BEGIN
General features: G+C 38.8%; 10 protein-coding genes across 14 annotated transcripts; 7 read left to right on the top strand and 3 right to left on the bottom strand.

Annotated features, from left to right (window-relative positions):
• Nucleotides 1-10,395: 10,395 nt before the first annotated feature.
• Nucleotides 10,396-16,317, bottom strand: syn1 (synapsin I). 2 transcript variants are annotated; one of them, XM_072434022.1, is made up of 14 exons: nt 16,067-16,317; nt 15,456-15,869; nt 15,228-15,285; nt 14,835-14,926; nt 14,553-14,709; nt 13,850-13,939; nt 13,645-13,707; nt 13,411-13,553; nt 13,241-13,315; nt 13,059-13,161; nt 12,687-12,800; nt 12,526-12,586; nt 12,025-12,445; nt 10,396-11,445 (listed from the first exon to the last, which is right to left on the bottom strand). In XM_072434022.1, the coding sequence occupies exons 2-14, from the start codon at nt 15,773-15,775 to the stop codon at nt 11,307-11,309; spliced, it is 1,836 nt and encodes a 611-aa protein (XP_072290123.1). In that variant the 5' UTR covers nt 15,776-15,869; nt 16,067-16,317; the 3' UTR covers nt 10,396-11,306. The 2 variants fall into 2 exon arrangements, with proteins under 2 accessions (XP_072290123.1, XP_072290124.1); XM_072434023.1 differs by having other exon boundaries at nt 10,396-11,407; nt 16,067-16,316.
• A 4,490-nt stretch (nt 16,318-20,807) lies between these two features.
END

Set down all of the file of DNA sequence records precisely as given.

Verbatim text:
General features: G+C 38.8%; 10 protein-coding genes across 14 annotated transcripts; 7 read left to right on the top strand and 3 right to left on the bottom strand.

Annotated features, from left to right (window-relative positions):
• Nucleotides 1-10,395: 10,395 nt before the first annotated feature.
• Nucleotides 10,396-16,317, bottom strand: syn1 (synapsin I). 2 transcript variants are annotated; one of them, XM_072434022.1, is made up of 14 exons: nt 16,067-16,317; nt 15,456-15,869; nt 15,228-15,285; nt 14,835-14,926; nt 14,553-14,709; nt 13,850-13,939; nt 13,645-13,707; nt 13,411-13,553; nt 13,241-13,315; nt 13,059-13,161; nt 12,687-12,800; nt 12,526-12,586; nt 12,025-12,445; nt 10,396-11,445 (listed from the first exon to the last, which is right to left on the bottom strand). In XM_072434022.1, the coding sequence occupies exons 2-14, from the start codon at nt 15,773-15,775 to the stop codon at nt 11,307-11,309; spliced, it is 1,836 nt and encodes a 611-aa protein (XP_072290123.1). In that variant the 5' UTR covers nt 15,776-15,869; nt 16,067-16,317; the 3' UTR covers nt 10,396-11,306. The 2 variants fall into 2 exon arrangements, with proteins under 2 accessions (XP_072290123.1, XP_072290124.1); XM_072434023.1 differs by having other exon boundaries at nt 10,396-11,407; nt 16,067-16,316.
• A 4,490-nt stretch (nt 16,318-20,807) lies between these two features.